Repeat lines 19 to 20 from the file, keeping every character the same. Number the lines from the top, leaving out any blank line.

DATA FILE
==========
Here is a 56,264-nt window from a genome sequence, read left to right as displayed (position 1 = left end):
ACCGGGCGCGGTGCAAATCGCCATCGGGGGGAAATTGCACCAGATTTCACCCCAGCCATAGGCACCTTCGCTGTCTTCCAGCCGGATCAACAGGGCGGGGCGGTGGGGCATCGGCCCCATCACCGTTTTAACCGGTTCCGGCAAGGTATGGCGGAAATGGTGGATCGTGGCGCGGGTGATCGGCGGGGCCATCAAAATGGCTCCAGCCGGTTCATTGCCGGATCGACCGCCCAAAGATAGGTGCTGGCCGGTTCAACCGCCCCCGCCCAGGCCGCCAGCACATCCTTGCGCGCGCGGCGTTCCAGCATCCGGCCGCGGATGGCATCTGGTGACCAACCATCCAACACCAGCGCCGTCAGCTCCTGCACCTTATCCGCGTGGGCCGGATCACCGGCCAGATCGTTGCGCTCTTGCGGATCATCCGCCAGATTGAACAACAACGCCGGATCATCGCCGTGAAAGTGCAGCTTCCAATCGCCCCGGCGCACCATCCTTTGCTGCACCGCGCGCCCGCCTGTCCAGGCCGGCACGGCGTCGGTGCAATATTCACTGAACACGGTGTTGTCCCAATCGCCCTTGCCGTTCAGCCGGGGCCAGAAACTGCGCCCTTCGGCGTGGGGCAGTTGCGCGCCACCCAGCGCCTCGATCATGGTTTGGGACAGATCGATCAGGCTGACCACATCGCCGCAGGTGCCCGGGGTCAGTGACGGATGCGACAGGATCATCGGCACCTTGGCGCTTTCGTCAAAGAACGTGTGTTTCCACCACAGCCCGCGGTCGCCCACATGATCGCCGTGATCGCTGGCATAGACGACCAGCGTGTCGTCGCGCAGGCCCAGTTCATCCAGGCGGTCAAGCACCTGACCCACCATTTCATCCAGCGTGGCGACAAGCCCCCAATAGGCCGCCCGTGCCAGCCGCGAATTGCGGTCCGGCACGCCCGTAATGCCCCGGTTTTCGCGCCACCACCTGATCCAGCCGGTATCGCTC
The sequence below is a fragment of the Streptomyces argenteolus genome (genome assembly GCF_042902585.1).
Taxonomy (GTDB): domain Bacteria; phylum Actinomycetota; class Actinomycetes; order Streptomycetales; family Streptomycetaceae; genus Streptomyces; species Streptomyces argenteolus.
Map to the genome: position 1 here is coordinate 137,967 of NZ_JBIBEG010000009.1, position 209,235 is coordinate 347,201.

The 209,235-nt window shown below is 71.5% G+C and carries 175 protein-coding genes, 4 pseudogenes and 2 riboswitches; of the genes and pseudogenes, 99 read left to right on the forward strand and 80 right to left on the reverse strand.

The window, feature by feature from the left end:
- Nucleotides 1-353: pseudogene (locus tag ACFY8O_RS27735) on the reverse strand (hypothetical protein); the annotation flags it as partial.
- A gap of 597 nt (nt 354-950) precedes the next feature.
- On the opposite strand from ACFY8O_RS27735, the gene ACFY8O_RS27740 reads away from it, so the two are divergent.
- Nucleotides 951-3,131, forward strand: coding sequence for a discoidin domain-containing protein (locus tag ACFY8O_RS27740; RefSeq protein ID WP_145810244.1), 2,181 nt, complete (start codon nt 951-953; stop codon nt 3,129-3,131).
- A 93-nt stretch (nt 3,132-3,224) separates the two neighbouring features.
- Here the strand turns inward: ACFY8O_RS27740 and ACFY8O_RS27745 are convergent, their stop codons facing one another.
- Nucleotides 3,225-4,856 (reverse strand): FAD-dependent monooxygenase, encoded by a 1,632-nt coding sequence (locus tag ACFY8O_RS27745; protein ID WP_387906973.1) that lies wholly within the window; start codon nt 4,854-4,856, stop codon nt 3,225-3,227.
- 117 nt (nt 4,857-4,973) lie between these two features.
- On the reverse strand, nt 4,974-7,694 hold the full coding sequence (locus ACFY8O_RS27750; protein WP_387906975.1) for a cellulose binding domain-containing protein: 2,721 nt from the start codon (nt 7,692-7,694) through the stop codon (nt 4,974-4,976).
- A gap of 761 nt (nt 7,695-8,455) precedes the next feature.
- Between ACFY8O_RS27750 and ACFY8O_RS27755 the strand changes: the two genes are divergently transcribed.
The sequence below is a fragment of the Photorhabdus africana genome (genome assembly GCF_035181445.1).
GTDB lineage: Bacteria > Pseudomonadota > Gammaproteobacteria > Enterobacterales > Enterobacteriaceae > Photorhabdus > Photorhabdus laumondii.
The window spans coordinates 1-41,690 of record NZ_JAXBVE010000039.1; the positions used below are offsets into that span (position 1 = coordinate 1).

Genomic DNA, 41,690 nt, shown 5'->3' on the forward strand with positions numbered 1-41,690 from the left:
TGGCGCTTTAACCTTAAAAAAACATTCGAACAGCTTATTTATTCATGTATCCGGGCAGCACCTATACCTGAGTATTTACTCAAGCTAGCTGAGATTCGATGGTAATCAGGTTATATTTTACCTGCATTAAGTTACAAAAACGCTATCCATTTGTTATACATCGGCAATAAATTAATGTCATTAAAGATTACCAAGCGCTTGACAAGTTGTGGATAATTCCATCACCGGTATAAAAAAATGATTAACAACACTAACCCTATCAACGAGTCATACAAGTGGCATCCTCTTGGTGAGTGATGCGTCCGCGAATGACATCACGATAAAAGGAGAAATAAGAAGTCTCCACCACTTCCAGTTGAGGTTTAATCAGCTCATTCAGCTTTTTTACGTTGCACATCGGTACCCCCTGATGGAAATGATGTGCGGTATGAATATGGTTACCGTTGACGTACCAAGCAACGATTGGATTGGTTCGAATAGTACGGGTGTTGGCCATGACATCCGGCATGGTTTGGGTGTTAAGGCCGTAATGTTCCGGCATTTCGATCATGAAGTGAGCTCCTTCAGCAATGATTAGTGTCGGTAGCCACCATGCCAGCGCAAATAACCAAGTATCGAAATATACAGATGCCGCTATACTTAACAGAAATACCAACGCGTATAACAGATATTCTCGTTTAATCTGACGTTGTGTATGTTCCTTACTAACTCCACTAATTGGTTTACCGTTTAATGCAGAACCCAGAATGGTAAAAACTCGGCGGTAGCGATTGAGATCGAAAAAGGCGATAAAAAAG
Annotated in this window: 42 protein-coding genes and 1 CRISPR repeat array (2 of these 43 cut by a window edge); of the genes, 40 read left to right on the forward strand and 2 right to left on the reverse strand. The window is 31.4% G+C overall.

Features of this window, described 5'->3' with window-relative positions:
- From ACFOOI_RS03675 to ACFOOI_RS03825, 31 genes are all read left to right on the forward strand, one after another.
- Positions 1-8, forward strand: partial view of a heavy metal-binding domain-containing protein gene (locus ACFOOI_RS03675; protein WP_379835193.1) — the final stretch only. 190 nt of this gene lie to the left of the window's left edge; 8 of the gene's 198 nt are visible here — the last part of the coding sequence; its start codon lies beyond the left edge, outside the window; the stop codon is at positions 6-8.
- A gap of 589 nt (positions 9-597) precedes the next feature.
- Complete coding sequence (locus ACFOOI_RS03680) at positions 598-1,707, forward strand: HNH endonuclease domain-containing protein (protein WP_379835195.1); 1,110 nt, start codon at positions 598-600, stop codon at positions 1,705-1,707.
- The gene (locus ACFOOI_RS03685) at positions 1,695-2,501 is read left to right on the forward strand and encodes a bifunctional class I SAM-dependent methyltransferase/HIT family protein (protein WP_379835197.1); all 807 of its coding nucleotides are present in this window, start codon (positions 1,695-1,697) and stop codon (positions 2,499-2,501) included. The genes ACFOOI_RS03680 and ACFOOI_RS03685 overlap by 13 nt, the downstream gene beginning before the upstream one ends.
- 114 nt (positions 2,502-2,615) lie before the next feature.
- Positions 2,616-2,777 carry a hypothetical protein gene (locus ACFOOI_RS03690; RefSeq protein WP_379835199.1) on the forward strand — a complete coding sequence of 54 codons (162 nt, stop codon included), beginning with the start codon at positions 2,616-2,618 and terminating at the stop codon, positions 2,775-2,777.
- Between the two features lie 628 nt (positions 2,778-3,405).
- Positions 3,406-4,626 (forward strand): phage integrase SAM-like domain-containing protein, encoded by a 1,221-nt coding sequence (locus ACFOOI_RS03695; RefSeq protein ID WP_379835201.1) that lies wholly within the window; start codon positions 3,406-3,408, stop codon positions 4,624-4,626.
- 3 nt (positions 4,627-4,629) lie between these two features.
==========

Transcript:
The sequence below is a fragment of the Photorhabdus africana genome (genome assembly GCF_035181445.1).
GTDB lineage: Bacteria > Pseudomonadota > Gammaproteobacteria > Enterobacterales > Enterobacteriaceae > Photorhabdus > Photorhabdus laumondii.